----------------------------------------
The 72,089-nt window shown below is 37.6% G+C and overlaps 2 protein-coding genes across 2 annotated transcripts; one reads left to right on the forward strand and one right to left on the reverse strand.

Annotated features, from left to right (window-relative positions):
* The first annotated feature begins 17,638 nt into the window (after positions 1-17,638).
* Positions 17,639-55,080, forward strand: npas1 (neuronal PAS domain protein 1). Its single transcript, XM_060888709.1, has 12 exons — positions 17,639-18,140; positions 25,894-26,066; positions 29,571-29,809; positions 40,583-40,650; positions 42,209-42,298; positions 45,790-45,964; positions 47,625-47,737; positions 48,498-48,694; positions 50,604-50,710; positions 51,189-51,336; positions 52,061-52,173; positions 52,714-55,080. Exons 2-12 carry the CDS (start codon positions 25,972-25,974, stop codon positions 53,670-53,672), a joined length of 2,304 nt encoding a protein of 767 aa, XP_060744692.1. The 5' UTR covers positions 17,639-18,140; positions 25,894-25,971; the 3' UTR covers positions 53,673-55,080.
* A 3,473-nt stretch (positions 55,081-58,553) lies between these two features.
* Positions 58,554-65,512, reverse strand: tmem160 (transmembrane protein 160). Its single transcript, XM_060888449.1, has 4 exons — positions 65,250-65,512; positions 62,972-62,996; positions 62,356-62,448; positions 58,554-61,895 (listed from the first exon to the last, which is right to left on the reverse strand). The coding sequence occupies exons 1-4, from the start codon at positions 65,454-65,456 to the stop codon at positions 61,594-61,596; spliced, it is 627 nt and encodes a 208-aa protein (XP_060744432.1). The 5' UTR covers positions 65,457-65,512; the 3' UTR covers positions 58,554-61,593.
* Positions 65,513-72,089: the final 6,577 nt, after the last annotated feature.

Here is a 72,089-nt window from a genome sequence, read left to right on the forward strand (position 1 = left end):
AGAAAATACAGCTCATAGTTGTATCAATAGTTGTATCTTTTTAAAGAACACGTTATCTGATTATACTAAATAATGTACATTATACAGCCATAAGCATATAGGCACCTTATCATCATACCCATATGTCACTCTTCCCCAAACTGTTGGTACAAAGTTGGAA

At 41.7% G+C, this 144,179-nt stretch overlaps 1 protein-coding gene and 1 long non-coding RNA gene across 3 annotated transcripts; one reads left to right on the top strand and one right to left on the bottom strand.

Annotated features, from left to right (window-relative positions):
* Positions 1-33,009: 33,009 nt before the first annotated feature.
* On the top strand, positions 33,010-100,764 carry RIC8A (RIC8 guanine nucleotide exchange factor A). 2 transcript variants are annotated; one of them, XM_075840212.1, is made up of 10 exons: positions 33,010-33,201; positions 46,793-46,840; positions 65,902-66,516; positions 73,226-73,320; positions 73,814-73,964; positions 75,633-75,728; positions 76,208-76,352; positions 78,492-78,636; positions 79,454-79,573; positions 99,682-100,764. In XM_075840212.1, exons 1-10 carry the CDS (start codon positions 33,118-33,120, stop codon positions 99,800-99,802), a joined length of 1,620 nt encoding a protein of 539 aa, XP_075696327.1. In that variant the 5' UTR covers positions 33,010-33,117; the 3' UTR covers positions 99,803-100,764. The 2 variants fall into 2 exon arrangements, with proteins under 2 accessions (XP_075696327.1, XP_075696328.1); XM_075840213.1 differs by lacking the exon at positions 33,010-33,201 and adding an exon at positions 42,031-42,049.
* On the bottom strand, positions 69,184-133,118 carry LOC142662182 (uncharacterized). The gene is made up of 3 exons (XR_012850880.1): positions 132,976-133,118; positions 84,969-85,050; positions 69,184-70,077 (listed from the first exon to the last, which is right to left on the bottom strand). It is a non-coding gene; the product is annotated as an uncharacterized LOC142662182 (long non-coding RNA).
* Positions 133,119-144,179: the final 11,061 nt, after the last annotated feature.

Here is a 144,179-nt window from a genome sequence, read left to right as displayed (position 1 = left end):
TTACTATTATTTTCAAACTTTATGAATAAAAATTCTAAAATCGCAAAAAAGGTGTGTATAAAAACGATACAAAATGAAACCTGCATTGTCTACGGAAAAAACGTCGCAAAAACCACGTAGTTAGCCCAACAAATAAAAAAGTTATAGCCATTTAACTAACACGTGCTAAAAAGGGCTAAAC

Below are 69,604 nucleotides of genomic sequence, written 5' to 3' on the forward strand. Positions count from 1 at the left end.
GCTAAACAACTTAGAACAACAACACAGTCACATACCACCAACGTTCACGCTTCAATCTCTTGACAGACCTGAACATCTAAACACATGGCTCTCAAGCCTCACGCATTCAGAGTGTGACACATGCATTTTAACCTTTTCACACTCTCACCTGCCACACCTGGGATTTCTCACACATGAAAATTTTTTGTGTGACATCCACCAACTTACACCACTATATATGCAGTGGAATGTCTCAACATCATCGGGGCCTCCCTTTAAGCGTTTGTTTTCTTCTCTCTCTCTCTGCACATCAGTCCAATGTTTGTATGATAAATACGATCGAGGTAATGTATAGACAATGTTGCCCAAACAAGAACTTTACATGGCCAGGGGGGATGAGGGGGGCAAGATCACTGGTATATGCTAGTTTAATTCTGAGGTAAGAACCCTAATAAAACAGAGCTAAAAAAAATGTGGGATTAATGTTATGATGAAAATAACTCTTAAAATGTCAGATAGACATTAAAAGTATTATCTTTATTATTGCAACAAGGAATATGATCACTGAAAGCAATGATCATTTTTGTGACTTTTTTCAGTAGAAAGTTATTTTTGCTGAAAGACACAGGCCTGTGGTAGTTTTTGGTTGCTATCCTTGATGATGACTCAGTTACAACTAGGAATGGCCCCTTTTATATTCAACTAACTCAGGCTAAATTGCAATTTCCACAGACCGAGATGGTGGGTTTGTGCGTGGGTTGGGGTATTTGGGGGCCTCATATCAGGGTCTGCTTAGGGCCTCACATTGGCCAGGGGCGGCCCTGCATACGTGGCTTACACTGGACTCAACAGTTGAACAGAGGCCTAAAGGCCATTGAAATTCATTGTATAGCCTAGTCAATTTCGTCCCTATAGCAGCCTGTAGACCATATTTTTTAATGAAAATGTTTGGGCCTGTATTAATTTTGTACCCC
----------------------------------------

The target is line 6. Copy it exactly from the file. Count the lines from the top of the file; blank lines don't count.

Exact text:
* Positions 58,554-65,512, reverse strand: tmem160 (transmembrane protein 160). Its single transcript, XM_060888449.1, has 4 exons — positions 65,250-65,512; positions 62,972-62,996; positions 62,356-62,448; positions 58,554-61,895 (listed from the first exon to the last, which is right to left on the reverse strand). The coding sequence occupies exons 1-4, from the start codon at positions 65,454-65,456 to the stop codon at positions 61,594-61,596; spliced, it is 627 nt and encodes a 208-aa protein (XP_060744432.1). The 5' UTR covers positions 65,457-65,512; the 3' UTR covers positions 58,554-61,593.